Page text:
Prospects For One Brickell Square Sale Auspicious Say Area Brokers
Written by Marilyn Bowden on May 9, 2002
By Marilyn Bowden
One Brickell Square, put up for sale this week, should do well in today’s market, brokers said, but a deal is not likely to involve an adjacent parcel that was once part of the same development plan.
The 415,000-square-foot, 26-story office tower at 801 Brickell Ave. has a 2001 assessed value of slightly more than $47 million. The attached 9-story parking garage is assessed at $10.8 million.
No price has been established for One Brickell Square, said Carol Nichols, senior managing director in Insignia ESG’s New York-based Capital Advisors Group, which is marketing the property.
"This is clearly a class A institutional quality property," she said. "We would anticipate that pension funds, insurance companies, offshore groups and international buyers would be most interested."
Tom Dixon, president of Tom Dixon & Associates, said that in general assessed value is about 85% of market value.
"With large commercial buildings, though, there are a lot of other criteria that come into play," he said. "They’re assessed on cost and sell based on their income."
Developed in 1984 by Tishman Speyer Properties for Equitable Life Assurance Society, One Brickell Square was originally conceived as the first of three towers. The other two were planned for the 3-acre lot south of the building, which is now a surface parking lot.
Original site-development orders obtained by Equitable for up to 920,000 square feet of office construction were extended until 2005 by the Miami City Commission, said Jack Lowell, who was in charge of Tishman Speyer’s Miami operations when One Brickell was built.
When the first tower opened in 1985, he said, Equitable decided to wait until the market could support more development. In 1994 Equitable sold One Brickell Square to AFA Asset Services, whose principal is Amos Kaminski, for $70.75 million. AFA also owns Brickell Bay Office Tower, 1001 Brickell Bay Drive, and the 1221 Brickell building. Mr. Lowell, then CEO of Summa Properties, was a broker in that transaction.
Equitable held on to the property next door at 845-999 Brickell, Mr. Lowell said. When Australia’s Lend Lease bought Equitable’s real estate arm in 1997, he said, the undeveloped 3 acres were briefly offered for $11.95 million. But in an abrupt turnaround, Lend Lease announced it would bank the land for future development.
Last year the company put the site back on the market for $18 million. Mr. Lowell, now vice chairman at Codina Realty Services Oncor International, is co-broker for the property.
Ms. Nichols said it could very well be that one buyer would look at the whole property with a view to completing the original plan for more towers.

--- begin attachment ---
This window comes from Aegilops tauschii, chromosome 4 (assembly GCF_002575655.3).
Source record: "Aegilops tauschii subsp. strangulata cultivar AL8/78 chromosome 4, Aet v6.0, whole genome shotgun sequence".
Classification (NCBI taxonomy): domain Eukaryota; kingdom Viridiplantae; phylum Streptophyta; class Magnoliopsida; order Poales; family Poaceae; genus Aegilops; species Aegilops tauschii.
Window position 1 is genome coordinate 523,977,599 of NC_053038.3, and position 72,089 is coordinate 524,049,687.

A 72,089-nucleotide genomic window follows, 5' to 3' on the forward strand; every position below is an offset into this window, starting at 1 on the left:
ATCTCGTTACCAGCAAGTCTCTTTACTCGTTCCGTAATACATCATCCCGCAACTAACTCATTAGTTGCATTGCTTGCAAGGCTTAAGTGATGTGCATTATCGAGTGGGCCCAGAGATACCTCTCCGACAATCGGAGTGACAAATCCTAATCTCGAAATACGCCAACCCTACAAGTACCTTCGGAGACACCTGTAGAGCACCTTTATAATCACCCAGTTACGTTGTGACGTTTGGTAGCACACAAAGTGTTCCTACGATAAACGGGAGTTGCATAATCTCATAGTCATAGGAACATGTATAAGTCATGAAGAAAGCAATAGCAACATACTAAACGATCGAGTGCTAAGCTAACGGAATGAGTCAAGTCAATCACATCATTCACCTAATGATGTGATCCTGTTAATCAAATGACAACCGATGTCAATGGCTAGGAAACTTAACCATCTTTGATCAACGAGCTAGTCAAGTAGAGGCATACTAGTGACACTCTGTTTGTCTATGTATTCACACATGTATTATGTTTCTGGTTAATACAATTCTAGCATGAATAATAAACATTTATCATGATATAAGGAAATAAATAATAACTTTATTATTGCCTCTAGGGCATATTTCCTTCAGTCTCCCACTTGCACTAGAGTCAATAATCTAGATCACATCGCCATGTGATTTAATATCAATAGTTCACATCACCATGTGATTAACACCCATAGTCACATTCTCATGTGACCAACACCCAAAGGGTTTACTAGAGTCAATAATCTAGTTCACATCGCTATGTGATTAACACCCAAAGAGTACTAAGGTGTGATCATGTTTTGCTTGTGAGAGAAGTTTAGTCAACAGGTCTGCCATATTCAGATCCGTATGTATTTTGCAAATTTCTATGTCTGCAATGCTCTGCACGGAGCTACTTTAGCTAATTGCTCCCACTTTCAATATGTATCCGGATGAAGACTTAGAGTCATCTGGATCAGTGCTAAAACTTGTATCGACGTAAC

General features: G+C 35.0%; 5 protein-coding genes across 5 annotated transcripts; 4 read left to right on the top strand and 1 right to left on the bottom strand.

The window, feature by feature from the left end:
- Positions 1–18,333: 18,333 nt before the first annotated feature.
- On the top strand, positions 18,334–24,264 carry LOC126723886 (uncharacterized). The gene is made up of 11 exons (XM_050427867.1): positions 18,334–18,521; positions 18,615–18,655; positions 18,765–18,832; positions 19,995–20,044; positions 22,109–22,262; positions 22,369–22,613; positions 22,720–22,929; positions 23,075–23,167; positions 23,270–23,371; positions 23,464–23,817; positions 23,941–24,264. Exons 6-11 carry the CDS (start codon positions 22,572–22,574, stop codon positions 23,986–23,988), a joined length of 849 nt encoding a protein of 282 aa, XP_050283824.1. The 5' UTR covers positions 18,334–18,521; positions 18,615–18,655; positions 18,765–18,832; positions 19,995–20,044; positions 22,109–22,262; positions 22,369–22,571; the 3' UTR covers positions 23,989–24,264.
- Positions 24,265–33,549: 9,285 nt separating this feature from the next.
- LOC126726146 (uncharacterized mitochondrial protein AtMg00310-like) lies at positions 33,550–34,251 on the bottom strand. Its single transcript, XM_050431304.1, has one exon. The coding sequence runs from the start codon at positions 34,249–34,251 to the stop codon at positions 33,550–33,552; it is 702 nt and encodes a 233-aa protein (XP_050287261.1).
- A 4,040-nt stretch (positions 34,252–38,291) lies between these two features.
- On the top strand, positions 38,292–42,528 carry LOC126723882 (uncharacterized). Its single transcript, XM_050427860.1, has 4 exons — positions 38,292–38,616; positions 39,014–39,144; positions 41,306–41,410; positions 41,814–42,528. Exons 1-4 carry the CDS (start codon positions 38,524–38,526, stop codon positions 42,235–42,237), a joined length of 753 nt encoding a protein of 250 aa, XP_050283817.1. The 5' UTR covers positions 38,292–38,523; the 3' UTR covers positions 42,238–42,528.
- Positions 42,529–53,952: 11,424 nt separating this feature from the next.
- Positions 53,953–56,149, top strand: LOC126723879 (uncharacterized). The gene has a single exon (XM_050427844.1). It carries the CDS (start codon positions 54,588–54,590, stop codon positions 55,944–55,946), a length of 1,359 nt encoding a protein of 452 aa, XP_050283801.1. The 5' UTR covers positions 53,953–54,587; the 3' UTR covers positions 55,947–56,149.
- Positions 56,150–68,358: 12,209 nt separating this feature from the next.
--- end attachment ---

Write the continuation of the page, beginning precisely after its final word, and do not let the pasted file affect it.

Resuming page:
But Mr. Lowell and Mr. Dixon said they thought that scenario unlikely.
"Usually the buyer groups for a completed building and for a development project are very different," Mr. Dixon said.
Ms. Nichols said occupancy at One Brickell Square is less than 90%. A first quarter office market overview from Cushman & Wakefield puts overall vacancy in the submarket at 12.6%, one of the lowest in Miami-Dade County. However, more than 236,000 square feet is being marketed, the report says, of which 44% is sub-let space, including 75,000 square feet to be vacated by Barclays Bank at Barclays Financial Center on Brickell Avenue. The completion of Espirito Santo Plaza and Four Seasons Tower will add another 485,000 square feet to the Brickell market in 2003.
Local brokers said the property should do well in today’s market.
"One Brickell Square is the No. 3 class A building on Brickell," said Douglas Campbell, executive director at Cushman & Wakefield, "after Barclays and 701 Brickell."
He said several tenants have signed for expansions and those that have recently moved out have done so for internal reasons. For example, he said, Atlantic Security had to find new space because of a change in its business model.
Mr. Dixon said instability in the stock market is continuing to fuel interest in real estate among institutional investors.
"It’s an excellent property," Mr. Lowell said. "I suspect if given enough time to go through the sales process they will get the price they want."
Some brokers questioned the choice of out-of-state brokers to handle the sale.
Ms. Nichols said she and Kenneth Zakin, the two brokers marketing the property, were responsible for the sale of the former CenTrust Tower, 100 SE Second St., to a pension fund a couple of years ago.
"We are excited about the opportunity of working again in the South Florida marketplace," Ms. Nichols said, "where we have been successful before.
"We believe that the foundation of economics and the demographics in South Florida are positive and bode well for new investors coming into the marketplace."
Locally, Insignia is also handling the leasing of Espirito Santo Plaza and the Barclays Bank sub-let – a concentration in one market drawing criticism from some local agents.
"The two lease obligations represent an extreme conflict of interest," Mr. Campbell said. "Insignia has never in the past been a strong player in the financial services marketplace here in South Florida. I find it strange that they were awarded the disposition of 801 Brickell Ave."